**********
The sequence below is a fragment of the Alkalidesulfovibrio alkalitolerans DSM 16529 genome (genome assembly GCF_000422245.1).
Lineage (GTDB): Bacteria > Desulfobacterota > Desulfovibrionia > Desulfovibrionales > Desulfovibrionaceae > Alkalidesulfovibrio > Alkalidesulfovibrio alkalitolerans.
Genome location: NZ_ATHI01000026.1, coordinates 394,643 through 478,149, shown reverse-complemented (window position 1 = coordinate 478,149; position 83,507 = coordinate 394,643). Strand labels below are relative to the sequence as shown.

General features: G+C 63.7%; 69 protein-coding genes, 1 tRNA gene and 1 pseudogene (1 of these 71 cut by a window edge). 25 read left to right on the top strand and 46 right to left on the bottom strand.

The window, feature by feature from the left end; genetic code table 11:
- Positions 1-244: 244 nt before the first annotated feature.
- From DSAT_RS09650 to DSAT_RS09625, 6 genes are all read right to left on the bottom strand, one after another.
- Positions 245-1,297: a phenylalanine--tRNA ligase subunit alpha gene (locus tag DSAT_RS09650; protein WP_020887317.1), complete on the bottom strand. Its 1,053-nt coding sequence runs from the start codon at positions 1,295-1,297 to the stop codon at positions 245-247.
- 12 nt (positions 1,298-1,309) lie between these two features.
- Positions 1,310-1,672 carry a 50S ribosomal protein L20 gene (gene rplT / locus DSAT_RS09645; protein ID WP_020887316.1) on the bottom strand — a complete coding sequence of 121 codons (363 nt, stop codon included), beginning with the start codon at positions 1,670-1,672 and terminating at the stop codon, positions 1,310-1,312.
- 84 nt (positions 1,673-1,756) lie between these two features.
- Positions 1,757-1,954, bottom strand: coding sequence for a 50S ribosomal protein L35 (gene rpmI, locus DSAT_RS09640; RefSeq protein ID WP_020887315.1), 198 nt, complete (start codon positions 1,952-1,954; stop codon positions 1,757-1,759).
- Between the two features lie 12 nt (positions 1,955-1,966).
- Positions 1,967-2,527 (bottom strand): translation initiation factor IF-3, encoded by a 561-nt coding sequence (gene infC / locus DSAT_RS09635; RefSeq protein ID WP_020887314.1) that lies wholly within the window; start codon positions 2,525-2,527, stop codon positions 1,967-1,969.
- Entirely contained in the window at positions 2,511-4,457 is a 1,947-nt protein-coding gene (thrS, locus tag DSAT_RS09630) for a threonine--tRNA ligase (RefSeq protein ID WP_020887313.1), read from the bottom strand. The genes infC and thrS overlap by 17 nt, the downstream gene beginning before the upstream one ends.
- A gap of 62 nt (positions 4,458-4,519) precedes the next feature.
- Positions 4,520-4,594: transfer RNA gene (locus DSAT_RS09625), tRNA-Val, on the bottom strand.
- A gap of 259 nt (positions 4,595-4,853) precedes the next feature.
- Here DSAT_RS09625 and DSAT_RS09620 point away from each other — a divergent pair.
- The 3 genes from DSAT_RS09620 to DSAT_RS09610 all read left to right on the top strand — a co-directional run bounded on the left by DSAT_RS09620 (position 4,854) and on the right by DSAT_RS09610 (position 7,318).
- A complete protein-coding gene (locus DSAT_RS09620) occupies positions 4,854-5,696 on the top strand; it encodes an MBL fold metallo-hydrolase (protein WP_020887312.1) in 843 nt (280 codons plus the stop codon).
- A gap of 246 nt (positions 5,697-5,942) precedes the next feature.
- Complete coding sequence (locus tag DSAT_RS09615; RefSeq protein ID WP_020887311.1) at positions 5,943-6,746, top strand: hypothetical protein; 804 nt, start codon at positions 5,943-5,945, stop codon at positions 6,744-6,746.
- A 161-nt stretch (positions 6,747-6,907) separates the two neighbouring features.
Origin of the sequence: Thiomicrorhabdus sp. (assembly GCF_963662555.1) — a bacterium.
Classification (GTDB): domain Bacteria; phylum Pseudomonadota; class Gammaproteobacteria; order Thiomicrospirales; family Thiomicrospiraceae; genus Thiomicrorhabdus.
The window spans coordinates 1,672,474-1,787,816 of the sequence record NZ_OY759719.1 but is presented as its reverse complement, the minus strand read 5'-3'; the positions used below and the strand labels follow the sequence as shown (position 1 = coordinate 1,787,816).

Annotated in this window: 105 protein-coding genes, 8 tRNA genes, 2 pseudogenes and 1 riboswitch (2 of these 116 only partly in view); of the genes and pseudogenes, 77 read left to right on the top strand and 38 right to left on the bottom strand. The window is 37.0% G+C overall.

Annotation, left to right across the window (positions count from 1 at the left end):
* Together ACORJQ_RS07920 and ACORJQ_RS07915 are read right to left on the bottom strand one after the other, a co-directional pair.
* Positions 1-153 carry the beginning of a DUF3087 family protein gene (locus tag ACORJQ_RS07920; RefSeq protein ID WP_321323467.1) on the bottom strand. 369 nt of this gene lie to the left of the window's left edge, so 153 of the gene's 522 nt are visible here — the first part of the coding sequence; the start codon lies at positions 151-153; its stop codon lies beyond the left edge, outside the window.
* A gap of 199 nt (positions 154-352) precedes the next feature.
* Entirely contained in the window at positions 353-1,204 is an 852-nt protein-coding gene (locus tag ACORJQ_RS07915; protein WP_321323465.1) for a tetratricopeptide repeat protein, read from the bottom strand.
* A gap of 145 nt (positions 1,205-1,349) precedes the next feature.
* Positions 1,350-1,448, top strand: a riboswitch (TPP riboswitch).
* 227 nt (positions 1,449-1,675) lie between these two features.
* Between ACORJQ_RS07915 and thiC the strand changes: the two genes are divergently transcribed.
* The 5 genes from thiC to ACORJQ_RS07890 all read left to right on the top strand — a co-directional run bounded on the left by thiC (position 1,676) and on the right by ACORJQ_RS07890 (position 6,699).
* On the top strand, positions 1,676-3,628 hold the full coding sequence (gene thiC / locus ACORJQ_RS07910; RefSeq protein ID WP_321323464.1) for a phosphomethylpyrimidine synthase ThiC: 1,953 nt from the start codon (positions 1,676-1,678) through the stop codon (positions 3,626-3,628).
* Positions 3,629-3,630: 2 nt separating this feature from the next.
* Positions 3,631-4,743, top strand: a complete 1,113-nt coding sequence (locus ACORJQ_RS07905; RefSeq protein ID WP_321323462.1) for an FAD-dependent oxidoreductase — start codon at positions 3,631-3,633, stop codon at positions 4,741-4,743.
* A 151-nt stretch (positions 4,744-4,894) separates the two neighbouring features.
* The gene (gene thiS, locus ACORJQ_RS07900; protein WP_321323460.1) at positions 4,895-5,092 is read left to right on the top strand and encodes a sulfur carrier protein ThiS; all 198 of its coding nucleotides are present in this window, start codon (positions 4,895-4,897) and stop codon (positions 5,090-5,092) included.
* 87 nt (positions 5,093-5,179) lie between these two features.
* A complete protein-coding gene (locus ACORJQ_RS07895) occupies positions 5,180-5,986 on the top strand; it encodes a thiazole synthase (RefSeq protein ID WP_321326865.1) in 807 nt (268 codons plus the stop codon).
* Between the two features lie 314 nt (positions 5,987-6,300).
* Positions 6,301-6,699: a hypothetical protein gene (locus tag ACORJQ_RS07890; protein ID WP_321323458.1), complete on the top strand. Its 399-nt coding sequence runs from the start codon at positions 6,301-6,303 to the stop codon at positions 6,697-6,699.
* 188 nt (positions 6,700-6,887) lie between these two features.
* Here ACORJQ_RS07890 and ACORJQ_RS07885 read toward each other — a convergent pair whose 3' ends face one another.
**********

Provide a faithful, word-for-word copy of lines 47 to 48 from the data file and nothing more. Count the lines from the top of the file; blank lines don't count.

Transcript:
* Positions 6,301-6,699: a hypothetical protein gene (locus tag ACORJQ_RS07890; protein ID WP_321323458.1), complete on the top strand. Its 399-nt coding sequence runs from the start codon at positions 6,301-6,303 to the stop codon at positions 6,697-6,699.
* 188 nt (positions 6,700-6,887) lie between these two features.